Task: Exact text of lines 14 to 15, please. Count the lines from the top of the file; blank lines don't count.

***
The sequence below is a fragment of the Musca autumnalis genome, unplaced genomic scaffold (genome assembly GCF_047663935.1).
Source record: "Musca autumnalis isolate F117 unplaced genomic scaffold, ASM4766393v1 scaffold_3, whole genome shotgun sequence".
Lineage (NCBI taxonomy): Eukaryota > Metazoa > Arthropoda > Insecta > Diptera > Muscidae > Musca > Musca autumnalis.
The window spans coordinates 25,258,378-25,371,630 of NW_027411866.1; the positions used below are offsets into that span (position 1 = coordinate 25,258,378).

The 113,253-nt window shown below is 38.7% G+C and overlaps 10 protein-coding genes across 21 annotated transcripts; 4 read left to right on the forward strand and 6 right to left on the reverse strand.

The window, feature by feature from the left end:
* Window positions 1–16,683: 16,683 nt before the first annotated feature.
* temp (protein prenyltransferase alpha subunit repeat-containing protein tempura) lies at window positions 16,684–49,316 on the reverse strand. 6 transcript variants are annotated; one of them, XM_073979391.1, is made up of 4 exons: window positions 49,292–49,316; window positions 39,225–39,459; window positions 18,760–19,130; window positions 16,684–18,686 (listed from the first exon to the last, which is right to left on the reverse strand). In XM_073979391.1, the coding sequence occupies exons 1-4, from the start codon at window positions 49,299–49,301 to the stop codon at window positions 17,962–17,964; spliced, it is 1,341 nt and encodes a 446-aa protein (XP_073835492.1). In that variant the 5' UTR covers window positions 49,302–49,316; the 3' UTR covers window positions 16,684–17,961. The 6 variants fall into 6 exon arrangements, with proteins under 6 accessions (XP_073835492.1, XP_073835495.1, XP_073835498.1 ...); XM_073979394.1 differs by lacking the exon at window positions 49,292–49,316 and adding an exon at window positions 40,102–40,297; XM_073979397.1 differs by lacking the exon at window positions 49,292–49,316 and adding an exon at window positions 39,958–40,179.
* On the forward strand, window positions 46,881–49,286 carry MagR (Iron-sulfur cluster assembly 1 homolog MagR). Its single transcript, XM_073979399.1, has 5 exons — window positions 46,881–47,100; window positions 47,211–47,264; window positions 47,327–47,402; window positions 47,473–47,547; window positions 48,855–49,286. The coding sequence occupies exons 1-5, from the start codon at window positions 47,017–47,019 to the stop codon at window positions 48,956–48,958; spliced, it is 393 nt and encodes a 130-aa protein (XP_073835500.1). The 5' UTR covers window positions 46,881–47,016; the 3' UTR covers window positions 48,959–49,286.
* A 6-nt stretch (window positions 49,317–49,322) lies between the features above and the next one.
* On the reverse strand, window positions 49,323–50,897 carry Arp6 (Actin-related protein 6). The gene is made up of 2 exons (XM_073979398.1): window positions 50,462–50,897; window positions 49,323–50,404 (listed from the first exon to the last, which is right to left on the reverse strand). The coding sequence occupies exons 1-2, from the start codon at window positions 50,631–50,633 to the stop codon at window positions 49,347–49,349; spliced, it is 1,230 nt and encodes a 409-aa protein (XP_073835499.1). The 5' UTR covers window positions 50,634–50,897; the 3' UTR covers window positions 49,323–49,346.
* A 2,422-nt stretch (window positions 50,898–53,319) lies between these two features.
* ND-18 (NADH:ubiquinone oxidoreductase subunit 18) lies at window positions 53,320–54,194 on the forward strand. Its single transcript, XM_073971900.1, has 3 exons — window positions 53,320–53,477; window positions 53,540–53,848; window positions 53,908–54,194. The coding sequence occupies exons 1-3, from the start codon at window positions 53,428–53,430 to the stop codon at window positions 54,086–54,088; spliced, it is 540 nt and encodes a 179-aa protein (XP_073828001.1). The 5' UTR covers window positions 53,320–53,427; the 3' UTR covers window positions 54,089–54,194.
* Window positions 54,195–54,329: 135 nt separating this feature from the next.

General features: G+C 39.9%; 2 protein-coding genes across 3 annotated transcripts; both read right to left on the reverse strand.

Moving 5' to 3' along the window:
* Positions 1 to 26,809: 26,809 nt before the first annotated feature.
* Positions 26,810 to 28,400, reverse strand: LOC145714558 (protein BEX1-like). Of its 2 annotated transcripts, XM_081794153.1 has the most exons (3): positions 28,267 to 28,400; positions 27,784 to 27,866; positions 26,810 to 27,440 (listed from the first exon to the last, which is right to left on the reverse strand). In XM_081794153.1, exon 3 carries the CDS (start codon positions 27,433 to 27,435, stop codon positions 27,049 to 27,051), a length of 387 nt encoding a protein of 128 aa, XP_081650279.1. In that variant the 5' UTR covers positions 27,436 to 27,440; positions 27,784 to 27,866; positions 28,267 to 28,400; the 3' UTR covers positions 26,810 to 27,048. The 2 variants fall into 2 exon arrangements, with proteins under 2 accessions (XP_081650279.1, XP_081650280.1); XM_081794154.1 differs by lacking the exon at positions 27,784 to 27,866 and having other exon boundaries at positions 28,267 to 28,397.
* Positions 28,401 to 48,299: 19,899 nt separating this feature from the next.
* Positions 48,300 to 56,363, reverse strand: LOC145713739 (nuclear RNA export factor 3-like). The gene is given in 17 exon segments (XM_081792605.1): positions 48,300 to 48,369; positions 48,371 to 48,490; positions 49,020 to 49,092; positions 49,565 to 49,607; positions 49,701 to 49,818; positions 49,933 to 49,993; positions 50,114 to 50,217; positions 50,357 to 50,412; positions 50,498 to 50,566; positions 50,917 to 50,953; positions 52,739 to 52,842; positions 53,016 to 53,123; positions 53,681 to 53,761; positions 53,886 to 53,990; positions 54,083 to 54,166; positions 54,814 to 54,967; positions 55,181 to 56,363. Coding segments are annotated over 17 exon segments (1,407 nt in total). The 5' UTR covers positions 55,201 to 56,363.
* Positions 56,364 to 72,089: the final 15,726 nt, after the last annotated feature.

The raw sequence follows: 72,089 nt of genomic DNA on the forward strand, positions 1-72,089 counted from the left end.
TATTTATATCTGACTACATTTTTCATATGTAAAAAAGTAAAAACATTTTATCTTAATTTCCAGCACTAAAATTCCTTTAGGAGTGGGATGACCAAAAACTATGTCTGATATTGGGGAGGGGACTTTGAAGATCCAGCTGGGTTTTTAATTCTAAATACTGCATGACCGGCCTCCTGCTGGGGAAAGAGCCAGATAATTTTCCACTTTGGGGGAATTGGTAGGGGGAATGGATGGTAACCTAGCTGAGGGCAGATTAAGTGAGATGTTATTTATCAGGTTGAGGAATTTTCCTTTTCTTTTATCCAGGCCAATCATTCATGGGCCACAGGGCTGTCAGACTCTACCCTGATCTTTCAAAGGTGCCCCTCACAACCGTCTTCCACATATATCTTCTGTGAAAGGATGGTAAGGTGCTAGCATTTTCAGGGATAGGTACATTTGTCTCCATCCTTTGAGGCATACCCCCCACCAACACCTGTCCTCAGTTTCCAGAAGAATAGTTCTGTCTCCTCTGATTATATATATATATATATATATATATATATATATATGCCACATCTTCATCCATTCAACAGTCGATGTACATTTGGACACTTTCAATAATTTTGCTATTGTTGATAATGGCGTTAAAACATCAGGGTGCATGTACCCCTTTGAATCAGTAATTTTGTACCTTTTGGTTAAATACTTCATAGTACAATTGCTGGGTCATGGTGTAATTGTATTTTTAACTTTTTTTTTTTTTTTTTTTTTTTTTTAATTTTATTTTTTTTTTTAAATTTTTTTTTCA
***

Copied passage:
* Window positions 54,195–54,329: 135 nt separating this feature from the next.

General features: G+C 39.9%; 2 protein-coding genes across 3 annotated transcripts; both read right to left on the reverse strand.